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Are Teacher Certifications Worth the Paper They’re Printed On?

Source: Wikimedia Commons
Source: Wikimedia Commons

Recently, a 13-year old graph was dusted off and shared widely on social media. That graph (pictured below) was part of a 2006 Brookings Institute report titled, "Identifying Effective Teachers Using Performance on the Job." Authors Robert Gordon, Thomas Kane, and Douglas Staiger argue that teacher effectiveness, in fact, has little to nothing to do with certification.

Many critics of school choice will trot out the "uncertified teachers" arrow with the hope of discouraging parents from moving their children out of union-controlled government schools where certification is a requirement. This important research, however, adequately refutes the assertion that uncertified teachers are less effective teachers. As it turns out, the difference in student performance, on the average, is negligible. Uncertified teachers seem to be quite capable of teaching children just as effectively as their certified peers.

How could this be? We've been told for decades that certification is much more than simply a certificate--it is skill with its accompanying credibility. Sadly for certified teachers, the time and money spent adding this to their resumes doesn't do anything to help them teach children. While the certificate may gain teachers credibility, it does not gain them skill. That renders the credibility hollow and false.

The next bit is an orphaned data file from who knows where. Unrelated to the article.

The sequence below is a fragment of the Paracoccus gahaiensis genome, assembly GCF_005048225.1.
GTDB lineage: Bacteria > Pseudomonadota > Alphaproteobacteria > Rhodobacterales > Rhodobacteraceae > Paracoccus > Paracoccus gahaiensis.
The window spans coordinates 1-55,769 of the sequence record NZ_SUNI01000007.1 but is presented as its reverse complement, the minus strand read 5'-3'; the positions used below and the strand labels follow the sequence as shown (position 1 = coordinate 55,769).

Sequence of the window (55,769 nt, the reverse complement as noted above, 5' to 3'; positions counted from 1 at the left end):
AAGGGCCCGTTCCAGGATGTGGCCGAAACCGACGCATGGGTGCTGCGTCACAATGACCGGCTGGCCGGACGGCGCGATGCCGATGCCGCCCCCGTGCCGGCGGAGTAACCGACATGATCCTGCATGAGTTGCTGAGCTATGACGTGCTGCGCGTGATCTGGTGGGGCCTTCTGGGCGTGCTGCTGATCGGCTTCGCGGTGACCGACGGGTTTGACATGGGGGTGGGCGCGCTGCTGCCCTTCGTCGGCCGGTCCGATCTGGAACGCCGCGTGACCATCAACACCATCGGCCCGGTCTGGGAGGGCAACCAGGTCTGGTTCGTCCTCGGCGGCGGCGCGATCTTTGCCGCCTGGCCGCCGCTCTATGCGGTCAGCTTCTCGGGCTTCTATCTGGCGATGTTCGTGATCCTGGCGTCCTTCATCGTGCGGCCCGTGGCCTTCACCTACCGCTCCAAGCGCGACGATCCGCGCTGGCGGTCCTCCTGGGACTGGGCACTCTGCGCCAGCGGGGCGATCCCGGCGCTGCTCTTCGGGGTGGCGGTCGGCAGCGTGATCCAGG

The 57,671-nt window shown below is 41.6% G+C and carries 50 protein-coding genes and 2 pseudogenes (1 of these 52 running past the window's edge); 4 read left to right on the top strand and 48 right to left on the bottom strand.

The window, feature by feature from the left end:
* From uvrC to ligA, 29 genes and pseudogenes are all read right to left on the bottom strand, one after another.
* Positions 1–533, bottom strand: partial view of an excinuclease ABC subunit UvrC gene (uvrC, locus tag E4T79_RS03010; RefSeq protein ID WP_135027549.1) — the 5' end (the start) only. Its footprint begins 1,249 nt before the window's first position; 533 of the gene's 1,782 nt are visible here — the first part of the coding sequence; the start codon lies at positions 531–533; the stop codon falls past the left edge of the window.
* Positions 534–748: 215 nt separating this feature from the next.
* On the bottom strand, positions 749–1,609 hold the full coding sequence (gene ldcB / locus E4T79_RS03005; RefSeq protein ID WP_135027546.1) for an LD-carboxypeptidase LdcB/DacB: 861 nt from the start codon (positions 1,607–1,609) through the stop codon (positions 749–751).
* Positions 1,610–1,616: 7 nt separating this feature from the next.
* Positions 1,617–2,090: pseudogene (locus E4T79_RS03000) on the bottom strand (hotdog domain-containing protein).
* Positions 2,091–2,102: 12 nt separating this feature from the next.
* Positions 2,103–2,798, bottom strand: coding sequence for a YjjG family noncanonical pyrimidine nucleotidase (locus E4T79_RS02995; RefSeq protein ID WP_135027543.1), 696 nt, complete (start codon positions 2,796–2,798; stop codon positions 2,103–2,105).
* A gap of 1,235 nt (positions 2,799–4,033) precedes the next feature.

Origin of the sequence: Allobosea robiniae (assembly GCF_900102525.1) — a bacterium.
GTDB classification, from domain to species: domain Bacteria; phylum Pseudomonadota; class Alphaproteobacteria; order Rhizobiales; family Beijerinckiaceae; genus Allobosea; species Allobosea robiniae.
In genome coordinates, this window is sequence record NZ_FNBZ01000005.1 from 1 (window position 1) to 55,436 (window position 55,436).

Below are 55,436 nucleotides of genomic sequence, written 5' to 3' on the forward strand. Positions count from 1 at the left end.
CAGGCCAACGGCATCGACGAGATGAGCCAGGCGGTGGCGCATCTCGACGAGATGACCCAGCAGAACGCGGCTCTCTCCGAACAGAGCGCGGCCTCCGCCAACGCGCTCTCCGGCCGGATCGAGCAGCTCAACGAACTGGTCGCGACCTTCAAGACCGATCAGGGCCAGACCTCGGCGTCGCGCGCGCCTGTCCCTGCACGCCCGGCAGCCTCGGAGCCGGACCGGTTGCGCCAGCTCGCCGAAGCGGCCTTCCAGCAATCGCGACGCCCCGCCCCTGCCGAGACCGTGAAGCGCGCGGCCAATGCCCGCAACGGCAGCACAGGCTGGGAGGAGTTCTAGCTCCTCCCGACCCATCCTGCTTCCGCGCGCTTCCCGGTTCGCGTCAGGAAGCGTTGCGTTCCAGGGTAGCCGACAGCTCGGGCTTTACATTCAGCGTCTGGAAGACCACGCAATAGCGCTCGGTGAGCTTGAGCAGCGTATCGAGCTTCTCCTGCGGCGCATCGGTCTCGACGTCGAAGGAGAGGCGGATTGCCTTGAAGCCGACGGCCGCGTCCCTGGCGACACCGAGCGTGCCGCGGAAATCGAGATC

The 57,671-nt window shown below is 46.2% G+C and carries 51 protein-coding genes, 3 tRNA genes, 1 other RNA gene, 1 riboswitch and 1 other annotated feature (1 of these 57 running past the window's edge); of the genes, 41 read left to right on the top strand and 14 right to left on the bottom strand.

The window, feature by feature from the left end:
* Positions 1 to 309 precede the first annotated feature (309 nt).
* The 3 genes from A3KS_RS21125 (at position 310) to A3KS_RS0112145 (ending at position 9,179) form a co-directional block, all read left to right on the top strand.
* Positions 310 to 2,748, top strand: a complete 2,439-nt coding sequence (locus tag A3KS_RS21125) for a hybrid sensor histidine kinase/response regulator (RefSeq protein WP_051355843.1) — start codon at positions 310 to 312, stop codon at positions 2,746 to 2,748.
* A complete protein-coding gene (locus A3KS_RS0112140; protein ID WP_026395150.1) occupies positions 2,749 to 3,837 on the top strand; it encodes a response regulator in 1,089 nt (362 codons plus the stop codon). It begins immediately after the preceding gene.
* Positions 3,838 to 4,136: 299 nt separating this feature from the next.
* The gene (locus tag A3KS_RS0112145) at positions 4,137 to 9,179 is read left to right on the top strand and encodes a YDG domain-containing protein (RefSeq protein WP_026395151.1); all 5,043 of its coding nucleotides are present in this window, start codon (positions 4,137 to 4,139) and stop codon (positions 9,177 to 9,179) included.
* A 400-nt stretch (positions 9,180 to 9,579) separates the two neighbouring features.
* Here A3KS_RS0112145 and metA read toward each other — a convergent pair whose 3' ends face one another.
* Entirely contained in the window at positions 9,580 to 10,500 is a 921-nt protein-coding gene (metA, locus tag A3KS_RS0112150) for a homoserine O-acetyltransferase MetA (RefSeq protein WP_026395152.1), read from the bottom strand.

Could it be that certification was simply an ill-advised foray into a web of red tape advocated by corporations, unions --to protect their members-- and government? That's a history lesson for another day.

"Over many years, American schools have experimented with various reform strategies, from increasing accountability to reducing class sizes."

The authors argue that none of them have worked. EFI agrees with their assessment.

Advocating for alternatives to certification isn't new, but state governments have not taken action to lift requirements that research has shown do nothing to improve student learning. As a result, teacher certifications are simply unnecessary barriers to a profession that has long struggled to find an adequate supply of labor. Given all of the required inputs for an individual to become a teacher, the outputs just aren't worth it. Further, if tuition-based private schools saw any benefits in teacher certification, we should expect them to require that of their candidates, but they often don't.

Gordon, Kane, and Staiger put forward five recommendations that they claim will begin to move the needle on teacher effectiveness. Recommendation five in the report suggests that student and teacher performance be tracked over time.

"Traditionally, policymakers have tried to raise teacher quality by raising the hurdles for those entering teaching. But our results suggest that those hurdles are often not related to teacher effectiveness. Rather than continuing to focus on teacher credentials, our proposal would build the infrastructure to measure teacher effectiveness on the job and to encourage states and districts to use that information."